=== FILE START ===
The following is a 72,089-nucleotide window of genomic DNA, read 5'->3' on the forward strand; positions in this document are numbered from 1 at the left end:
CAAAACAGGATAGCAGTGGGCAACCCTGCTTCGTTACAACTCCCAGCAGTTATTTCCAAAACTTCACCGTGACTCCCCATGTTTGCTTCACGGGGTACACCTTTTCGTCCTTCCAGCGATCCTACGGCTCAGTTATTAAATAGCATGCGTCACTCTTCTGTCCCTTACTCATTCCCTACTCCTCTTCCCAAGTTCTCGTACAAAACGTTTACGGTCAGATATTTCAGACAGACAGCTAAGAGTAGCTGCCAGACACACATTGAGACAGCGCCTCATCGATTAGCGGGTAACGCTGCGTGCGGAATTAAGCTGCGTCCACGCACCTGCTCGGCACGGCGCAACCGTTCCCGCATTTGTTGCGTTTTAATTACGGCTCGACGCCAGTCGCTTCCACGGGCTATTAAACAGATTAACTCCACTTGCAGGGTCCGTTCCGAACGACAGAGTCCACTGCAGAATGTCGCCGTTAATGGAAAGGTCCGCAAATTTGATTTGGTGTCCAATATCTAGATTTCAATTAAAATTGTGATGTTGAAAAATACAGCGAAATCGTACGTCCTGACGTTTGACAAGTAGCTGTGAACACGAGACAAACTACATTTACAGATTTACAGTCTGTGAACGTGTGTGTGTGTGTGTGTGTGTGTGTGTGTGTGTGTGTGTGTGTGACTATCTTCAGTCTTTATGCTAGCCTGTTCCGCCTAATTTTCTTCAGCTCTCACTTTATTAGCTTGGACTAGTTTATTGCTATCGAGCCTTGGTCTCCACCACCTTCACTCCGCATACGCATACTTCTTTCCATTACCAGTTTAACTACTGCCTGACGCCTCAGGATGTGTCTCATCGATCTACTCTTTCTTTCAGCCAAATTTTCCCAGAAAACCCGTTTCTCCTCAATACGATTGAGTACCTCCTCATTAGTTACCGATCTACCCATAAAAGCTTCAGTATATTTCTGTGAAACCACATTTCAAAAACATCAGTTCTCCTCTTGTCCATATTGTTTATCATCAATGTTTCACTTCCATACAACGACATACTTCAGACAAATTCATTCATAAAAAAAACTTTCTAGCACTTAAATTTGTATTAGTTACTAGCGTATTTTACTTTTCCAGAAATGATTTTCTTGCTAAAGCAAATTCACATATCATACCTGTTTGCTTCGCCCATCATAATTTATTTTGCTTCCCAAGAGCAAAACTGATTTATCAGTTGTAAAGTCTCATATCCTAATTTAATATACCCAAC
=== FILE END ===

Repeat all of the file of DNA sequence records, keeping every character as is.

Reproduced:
The following is a 72,089-nucleotide window of genomic DNA, read 5'->3' on the forward strand; positions in this document are numbered from 1 at the left end:
CAAAACAGGATAGCAGTGGGCAACCCTGCTTCGTTACAACTCCCAGCAGTTATTTCCAAAACTTCACCGTGACTCCCCATGTTTGCTTCACGGGGTACACCTTTTCGTCCTTCCAGCGATCCTACGGCTCAGTTATTAAATAGCATGCGTCACTCTTCTGTCCCTTACTCATTCCCTACTCCTCTTCCCAAGTTCTCGTACAAAACGTTTACGGTCAGATATTTCAGACAGACAGCTAAGAGTAGCTGCCAGACACACATTGAGACAGCGCCTCATCGATTAGCGGGTAACGCTGCGTGCGGAATTAAGCTGCGTCCACGCACCTGCTCGGCACGGCGCAACCGTTCCCGCATTTGTTGCGTTTTAATTACGGCTCGACGCCAGTCGCTTCCACGGGCTATTAAACAGATTAACTCCACTTGCAGGGTCCGTTCCGAACGACAGAGTCCACTGCAGAATGTCGCCGTTAATGGAAAGGTCCGCAAATTTGATTTGGTGTCCAATATCTAGATTTCAATTAAAATTGTGATGTTGAAAAATACAGCGAAATCGTACGTCCTGACGTTTGACAAGTAGCTGTGAACACGAGACAAACTACATTTACAGATTTACAGTCTGTGAACGTGTGTGTGTGTGTGTGTGTGTGTGTGTGTGTGTGTGTGTGTGTGACTATCTTCAGTCTTTATGCTAGCCTGTTCCGCCTAATTTTCTTCAGCTCTCACTTTATTAGCTTGGACTAGTTTATTGCTATCGAGCCTTGGTCTCCACCACCTTCACTCCGCATACGCATACTTCTTTCCATTACCAGTTTAACTACTGCCTGACGCCTCAGGATGTGTCTCATCGATCTACTCTTTCTTTCAGCCAAATTTTCCCAGAAAACCCGTTTCTCCTCAATACGATTGAGTACCTCCTCATTAGTTACCGATCTACCCATAAAAGCTTCAGTATATTTCTGTGAAACCACATTTCAAAAACATCAGTTCTCCTCTTGTCCATATTGTTTATCATCAATGTTTCACTTCCATACAACGACATACTTCAGACAAATTCATTCATAAAAAAAACTTTCTAGCACTTAAATTTGTATTAGTTACTAGCGTATTTTACTTTTCCAGAAATGATTTTCTTGCTAAAGCAAATTCACATATCATACCTGTTTGCTTCGCCCATCATAATTTATTTTGCTTCCCAAGAGCAAAACTGATTTATCAGTTGTAAAGTCTCATATCCTAATTTAATATACCCAAC